further describes how much of the total N is water insoluble
nitrogen (WIN). WIN is ntrogen which is slowly released for
use by the turf over a long period of time (several weeks, months
or years) as opposed to quickly available water soluble nitrogen
(WSN). For lawn maintenance, a fertilizer containing both WSN and
WIN is desirable. WSN is quickly available to the turf and thus
provides improved color and growth very soon after application.
However, it is more likely to cause foliar burn at rates exceeding
2 lbs. of N/1000 sq. ft. or during periods of hot, dry weather.
At normal rates of 1 lb. of N/1000 sq. ft., the response from WSN
will last approximately 4-6 weeks depending upon climatic conditions.
If a longer period of response (and thus fewer applications) is
desired, a fertilizer containing some of the N as WIN should be
is slowly released by one of several mechanisms and, therefore,
is less likely to cause foliar burn; it provides a longer lasting
response than quickly available WSN. It is also more expensive per
pound of N applied, especially if the WIN is derived from natural
organic sources such as sewage sludge, plant extracts, proteins,
order to determine how much fertilizer to apply to an area, one
must know: square footage of turf to be treated, recommended
application rate and the analysis of the fertilizer.
Green-Way fertilizer (18-6-12) has been chosen to provide 1 lb.
of total N per 1000 sq. ft. of area. The turf area is 7,000 sq.
ft. How much Green-Way fertilizer is needed to fertilize the area?
to be fertilized) x (recommended rate of N) = Total lbs. of N
sq. ft.) x (1 lb. N per 1000 sq ft) = 7 lbs. N needed for the
nutrient needed) / (percent nutrient in analysis)= lbs. of actual
lbs. N needed)/(.18N/lb. of fertilizer) = 38.9 lbs. of fertilizer
needed for the job
about 39 lbs. of 18-6-12 are needed to supply 1 lb. of N per 1000
sq. ft. to a 7000 sq. ft. lawn.This same calculation can be used
to determine how much of ANY fertilizer to purchase to apply ANY
nutrient if you know: sq. ft. to be treated, fertilizer analysis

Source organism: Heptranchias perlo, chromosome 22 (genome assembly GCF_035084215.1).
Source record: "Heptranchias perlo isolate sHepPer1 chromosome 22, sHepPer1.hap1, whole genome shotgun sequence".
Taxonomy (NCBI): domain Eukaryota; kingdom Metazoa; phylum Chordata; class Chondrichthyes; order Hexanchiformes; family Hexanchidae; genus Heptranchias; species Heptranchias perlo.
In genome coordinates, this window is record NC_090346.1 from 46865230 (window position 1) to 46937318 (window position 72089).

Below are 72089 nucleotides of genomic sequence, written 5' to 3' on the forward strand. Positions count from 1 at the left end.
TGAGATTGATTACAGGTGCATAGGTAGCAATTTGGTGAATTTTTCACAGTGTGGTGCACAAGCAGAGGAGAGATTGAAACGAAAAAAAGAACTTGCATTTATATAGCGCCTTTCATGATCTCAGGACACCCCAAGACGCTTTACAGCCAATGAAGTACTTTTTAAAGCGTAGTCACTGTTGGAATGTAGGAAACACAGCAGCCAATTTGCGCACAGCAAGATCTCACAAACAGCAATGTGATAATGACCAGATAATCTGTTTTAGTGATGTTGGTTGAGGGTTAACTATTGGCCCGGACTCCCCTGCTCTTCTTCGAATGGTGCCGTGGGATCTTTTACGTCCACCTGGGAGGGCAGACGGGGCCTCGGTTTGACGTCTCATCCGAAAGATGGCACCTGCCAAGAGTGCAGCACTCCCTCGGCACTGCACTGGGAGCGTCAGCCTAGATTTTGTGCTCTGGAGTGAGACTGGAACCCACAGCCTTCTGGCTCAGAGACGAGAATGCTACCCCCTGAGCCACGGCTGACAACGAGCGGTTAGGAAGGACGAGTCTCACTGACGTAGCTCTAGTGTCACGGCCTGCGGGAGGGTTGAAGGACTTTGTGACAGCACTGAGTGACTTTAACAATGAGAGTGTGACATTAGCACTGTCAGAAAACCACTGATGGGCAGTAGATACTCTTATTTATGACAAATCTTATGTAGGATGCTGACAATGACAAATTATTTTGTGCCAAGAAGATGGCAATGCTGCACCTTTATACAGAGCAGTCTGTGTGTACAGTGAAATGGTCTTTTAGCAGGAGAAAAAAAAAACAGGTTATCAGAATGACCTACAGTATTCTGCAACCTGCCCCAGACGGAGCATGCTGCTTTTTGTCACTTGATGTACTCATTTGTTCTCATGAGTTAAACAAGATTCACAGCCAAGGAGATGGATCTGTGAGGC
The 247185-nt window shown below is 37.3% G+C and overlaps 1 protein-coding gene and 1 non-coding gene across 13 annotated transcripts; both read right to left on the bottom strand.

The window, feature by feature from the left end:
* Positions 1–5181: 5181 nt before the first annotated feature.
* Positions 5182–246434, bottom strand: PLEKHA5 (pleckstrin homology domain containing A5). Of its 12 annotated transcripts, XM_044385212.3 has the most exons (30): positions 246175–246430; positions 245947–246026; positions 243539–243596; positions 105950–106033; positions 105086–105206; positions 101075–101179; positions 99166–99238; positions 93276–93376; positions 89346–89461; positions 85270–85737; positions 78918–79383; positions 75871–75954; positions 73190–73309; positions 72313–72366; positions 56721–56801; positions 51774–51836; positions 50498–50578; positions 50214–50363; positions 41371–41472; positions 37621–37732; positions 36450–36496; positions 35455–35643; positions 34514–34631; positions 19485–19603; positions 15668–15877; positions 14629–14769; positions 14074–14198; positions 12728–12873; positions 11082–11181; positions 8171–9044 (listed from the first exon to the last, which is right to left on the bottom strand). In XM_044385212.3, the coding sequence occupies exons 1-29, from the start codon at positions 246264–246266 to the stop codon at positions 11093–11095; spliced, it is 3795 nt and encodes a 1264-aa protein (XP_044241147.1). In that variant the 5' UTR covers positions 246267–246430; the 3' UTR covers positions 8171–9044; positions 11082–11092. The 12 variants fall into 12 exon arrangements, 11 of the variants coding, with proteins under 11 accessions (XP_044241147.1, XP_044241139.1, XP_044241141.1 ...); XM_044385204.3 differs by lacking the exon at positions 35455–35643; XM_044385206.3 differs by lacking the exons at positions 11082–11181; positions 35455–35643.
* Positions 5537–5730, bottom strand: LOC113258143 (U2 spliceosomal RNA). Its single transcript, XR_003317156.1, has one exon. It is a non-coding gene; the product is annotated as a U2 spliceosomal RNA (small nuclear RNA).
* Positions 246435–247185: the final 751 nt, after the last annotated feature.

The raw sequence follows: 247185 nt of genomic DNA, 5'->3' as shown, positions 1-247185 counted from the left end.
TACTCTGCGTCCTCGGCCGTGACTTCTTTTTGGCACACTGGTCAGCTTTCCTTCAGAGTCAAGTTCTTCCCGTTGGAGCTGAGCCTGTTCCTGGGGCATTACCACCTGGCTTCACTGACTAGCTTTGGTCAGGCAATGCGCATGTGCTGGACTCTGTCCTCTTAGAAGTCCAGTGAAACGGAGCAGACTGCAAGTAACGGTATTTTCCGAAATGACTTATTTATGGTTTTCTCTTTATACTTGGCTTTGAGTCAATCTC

and recommended rate of the nutrient to be applied.
fertilizers, especially complete fertilizers, tend to cause an acidic
reaction in soils. The acidification is often a result of the oxidation
of the ammonium (NH4+ ) which provides the
fertilizer's N. Phosphorous and potash fertilizers commonly have
little effect on pH unless they also contain nitrogen. The CaCO3
equivalent is a measure of the acidifying potential of a fertilizer.
It expresses how much CaCO3 (calcium carbonate;
limestone) would have to be applied to the turf area to counteract
the acidifying effects after one ton (2000 lbs.) of the fertilizer
had been applied to the area.
Green-Way fertilizer is applied at a rate of 5 lbs./1000 sq. ft.
to a lawn. How much CaCO3 (limestone) would
have to be applied to counteract the effect of5 lbs. fertilize r/1
000 sq. ft. applied to a 40,000 sq. ft. area?
Lbs. of fertilizer) / (1000 sq. ft) x (40,000 sq.ft.) = 200 lbs
of fertilizer applied
lbs. of fertilizer applied) x (250 lbs CaCO3)
/ (2000 lbs.fertilizer indicated on label) = 25 lbs. CaCO3
Thus, 25 lbs. of limestone would be needed per 40,000 sq. ft.
to neutralize the acidifying nature of 200 lbs. of applied fertilizer.
The acidfying nature of a fertilizer is rarely of critical concern,
but in the absence of a soil test, it is a way of partially estimating
lime requirements over a long period of time.
from the University of Massachusetts Cooperative Extension, 2001